May 6, 2014
Everyday, American citizens seemingly give up more of their rights. Now, the Obama administration is trying to take one more thing away from us, quietly and behind closed doors. They are asking the Supreme Court to allow the search of cell phones held by anyone arrested for virtually any crime. While the Supreme Court has already ruled that anything on a suspect’s person can be searched to ensure officer’s safety, many feel that searching cell phones is taking things one step too far.
We live in the technology age, everyone from elementary school children to the elderly have a cell phone these days. People use their cell phones for address books, notepads, photo albums, music players, and much, much more. Giving officers the freedom to search phones at any interaction is a scary thought, and most definitely another chip off the block of “freedom” that we are sold as a fundamental part of this country. With 12 million people arrested in 2012, the idea of every single of those people having their phone searched upon arrest is unimaginable.
The United States prides itself on freedom, liberty and doing what makes you happy; as rights are being taken left and right, more people are left wondering what has happened to this place. Fortunately, the Supreme Court justices seem to be on the side of the people; for now. Justice Antonin Scalia said, "it seems absurd that they should be able to search that person's iPhone,” upon arrest for driving without a seatbelt. Other justices have agreed with Scalia, stating that cell phones should be treated as an extension of a person’s home, where they should have the highest expectation of privacy.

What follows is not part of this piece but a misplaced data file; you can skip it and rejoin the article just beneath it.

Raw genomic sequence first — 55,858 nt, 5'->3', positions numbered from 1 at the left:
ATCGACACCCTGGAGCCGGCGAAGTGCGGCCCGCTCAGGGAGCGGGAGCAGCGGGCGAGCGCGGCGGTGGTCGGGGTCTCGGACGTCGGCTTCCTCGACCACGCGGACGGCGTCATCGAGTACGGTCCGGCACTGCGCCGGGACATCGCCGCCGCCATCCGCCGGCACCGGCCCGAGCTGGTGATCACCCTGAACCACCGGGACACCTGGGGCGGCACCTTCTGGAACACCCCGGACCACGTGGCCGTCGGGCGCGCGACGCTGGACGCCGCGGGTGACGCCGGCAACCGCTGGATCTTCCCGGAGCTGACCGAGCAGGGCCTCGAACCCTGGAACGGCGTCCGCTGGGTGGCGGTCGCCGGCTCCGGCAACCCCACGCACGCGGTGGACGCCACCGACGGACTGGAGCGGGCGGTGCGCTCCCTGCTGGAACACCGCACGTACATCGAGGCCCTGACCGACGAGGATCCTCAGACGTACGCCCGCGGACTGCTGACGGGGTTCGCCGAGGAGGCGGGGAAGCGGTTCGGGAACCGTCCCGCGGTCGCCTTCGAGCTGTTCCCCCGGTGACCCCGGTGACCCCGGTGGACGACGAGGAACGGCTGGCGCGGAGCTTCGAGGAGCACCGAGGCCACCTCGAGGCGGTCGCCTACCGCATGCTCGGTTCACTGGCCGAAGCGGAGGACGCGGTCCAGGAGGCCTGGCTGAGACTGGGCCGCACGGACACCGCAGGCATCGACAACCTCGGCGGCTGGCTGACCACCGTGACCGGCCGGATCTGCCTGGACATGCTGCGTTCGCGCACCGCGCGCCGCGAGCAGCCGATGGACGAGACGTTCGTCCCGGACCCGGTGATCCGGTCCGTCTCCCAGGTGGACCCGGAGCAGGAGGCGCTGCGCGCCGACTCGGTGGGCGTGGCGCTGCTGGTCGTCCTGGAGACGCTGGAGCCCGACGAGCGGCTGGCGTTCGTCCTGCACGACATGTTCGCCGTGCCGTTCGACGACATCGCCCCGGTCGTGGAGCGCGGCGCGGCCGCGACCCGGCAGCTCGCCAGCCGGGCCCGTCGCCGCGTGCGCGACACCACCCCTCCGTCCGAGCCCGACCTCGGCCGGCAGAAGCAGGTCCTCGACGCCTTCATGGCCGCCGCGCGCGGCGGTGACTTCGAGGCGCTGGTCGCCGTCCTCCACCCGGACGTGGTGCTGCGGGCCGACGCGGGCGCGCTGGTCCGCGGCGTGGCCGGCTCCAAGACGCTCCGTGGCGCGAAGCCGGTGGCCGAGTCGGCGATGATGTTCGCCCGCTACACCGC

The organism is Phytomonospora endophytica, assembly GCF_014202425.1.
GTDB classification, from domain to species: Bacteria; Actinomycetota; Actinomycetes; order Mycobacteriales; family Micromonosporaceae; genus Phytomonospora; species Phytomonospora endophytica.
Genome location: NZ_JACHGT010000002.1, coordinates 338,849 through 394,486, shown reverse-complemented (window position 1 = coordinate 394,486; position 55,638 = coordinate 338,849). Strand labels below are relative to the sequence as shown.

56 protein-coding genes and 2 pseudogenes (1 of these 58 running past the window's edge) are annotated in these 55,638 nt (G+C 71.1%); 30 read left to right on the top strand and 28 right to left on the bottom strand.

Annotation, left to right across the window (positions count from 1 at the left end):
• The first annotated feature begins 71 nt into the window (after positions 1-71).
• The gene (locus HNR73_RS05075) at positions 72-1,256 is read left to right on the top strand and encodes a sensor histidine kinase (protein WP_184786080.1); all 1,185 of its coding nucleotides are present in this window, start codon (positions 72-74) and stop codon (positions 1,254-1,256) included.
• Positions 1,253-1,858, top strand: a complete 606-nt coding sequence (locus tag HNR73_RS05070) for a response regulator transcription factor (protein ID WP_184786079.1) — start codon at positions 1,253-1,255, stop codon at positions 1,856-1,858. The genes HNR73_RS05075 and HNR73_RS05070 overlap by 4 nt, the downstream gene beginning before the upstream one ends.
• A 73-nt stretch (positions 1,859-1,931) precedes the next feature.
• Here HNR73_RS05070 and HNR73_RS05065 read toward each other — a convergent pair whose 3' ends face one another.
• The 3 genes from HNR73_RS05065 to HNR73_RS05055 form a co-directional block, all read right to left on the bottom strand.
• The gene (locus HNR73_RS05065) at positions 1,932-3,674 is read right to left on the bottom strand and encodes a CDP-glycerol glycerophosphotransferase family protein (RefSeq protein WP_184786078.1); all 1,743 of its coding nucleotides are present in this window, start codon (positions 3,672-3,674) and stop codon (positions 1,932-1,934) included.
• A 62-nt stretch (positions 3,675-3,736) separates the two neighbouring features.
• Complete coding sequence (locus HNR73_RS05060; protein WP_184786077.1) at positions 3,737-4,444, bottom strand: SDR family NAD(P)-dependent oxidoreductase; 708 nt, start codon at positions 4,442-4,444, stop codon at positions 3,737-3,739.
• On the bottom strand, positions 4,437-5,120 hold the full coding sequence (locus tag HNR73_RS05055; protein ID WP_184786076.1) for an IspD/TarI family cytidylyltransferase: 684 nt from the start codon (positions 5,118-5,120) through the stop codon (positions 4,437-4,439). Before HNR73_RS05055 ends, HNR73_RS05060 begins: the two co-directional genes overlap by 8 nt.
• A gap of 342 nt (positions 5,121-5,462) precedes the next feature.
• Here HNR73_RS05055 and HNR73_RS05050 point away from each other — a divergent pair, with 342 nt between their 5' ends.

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The two cases that the court is looking at, Riley v. California, 13-132, and U.S. v. Wurie, 13-212, both deal with defendants who are facing charges because of information on their cell phones. Riley’s phone contained pictures which led to attempted murder and other charges being filed against him. Wurie’s basic flip phone gave police his home address, which allowed them to issue a warrant and find evidence of illegal drug sales. Regardless of the crimes committed, the fact remains that their personal property was searched without a warrant, laughing in the face of the Fourth Amendment and all it stands for. Both cases are expected to reach a conclusion by June. While neither is gaining very much media coverage or news time, they are going to be landmark cases. The country as a whole is walking a delicate line while waiting for the answers the Supreme Court must give.
No matter the outcome, Americans who are interested in protecting their civil liberties would be better off learning how to encrypt their phones in some way. Now that the issue has come out, we can expect many more fights of the same nature to pop up in the near future. I don’t know about you, but I would prefer to know that if I am stopped for a traffic violation that the contents of my phone won’t be used against me.